Jane’s eyes widened. Commander Pierce, in the anticipation of a favor, could tell the duke that the woman he wished to marry was not just merely bereft of virginity, but pregnant by another man. It would mean nothing to Commander Pierce that he was friends with their father or an admirer -the term used loosely- of Jane.

Jane could not let that happen to sweet Eleonor!

Her gaze moved to her father. He was looking at her, his gaze steady. He wasn’t angry.

He was furious.

“Father, I-”

“You what, Jane?”

Jane’s heart began to beat fast. There was a thundering in her ears. She tried to calm herself, tried to make her words even when she said, “I do not know what the commander has told you-”

“That I am harboring whoredom,” her father replied with vitriol. “The commander has told me that here, in my house, I have been living with girls that are intent on bringing shame to me, despite my feeding them, clothing them, catering to their every whim and fancy. Despite my toil, I have bred committers and coverers of fornication.”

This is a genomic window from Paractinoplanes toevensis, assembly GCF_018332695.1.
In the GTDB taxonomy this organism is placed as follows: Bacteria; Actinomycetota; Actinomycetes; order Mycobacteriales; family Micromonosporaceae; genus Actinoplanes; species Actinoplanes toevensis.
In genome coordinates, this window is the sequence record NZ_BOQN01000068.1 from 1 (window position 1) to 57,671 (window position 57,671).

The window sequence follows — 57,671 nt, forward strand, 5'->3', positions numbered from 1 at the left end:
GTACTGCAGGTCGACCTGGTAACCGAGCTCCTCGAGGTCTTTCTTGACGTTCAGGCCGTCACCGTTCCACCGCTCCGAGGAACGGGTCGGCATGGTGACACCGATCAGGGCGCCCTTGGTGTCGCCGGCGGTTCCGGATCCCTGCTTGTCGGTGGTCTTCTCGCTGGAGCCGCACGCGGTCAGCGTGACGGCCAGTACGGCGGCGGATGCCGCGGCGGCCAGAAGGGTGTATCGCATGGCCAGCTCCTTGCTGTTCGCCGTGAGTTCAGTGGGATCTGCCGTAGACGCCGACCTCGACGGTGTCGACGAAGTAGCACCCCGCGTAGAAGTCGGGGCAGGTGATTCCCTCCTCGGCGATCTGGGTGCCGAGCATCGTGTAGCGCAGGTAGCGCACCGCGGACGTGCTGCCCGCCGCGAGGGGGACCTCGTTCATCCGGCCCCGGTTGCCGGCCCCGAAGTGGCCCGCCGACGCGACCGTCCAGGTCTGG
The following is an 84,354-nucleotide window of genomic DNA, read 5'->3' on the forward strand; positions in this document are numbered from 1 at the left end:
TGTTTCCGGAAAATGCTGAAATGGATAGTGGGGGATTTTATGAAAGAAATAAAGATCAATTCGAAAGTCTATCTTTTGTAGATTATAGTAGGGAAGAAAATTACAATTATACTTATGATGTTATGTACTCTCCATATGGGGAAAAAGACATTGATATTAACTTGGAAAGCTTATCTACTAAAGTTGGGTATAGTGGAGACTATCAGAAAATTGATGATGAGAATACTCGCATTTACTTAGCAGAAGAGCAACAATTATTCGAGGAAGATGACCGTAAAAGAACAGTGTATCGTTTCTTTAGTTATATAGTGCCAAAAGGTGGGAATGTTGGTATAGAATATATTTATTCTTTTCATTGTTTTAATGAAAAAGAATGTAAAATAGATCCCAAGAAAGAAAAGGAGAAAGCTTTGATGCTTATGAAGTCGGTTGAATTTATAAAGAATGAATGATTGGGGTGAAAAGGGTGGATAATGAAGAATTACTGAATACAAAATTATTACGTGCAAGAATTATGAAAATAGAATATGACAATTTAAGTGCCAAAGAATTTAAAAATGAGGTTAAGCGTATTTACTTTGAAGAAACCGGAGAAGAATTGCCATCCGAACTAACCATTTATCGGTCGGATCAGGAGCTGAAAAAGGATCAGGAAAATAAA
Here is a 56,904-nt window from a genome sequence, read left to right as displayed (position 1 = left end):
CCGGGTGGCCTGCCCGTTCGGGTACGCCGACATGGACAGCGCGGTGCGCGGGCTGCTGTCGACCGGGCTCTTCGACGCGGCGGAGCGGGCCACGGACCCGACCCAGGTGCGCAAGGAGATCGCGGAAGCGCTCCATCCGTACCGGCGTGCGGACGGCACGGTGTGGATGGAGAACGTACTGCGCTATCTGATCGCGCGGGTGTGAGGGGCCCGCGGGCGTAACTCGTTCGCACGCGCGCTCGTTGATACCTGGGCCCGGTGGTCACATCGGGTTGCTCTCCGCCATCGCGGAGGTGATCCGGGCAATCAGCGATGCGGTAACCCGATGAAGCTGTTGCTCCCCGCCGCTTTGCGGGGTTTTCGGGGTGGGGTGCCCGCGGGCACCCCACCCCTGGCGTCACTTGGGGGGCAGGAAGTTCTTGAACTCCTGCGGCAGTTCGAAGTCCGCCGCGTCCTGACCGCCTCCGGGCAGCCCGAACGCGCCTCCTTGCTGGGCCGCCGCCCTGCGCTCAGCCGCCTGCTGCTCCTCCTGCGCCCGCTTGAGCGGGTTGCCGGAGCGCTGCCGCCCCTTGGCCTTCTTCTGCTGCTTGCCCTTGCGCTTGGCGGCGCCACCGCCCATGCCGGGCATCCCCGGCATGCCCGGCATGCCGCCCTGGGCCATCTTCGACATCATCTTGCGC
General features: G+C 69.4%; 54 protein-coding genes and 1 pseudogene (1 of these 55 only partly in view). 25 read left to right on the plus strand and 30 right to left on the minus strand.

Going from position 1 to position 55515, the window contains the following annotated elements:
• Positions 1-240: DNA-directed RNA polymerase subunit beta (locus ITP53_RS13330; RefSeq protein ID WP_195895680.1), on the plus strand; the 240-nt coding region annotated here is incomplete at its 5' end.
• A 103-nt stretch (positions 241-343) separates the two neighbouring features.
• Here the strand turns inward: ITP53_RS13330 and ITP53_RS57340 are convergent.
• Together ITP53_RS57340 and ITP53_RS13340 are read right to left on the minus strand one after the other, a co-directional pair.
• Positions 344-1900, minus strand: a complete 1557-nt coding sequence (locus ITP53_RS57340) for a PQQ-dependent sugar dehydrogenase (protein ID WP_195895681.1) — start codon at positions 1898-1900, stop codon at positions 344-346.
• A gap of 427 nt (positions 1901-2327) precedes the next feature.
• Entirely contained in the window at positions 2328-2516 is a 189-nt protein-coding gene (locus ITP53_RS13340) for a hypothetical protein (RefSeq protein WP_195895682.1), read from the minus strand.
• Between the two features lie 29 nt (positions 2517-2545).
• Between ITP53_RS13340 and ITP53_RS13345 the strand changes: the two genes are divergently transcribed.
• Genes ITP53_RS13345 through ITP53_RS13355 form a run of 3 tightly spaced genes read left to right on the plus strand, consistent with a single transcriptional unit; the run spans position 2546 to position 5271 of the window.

Later on, she would mull over how flawed his speech was, for he had never catered to their whims and fancies. Even Eleonor, whom he clearly loved more, could not make requests of him without first weighing the consequences.

Now, she rushed to Eleonor’s defense: “Father, it was a mistake. Truly. She did not know!”

“Silence!” her father thundered. “You wish to make me the laughingstock of every English troop that hears it. My name, dragged through slime. All because of you. Everywhere that evil is mentioned, you are bound to be tied to it.”


“It was you who encouraged her to sin. You are a sinner, and that is not enough. You want to drag everyone that you can into the mire with you. You introduced your sister to sin, and now that it has sprouted into a bastard you seek to hide it.”



Every word he said compressed her until she was deflated. But then, if one thought about it critically, Jane had nothing to feel guilty about. She was a virgin, so how could her father accuse her of sin?

“Why did you not bring it to my attention as soon as you knew of it? Why did you choose to hide it instead?”

Jane was silent.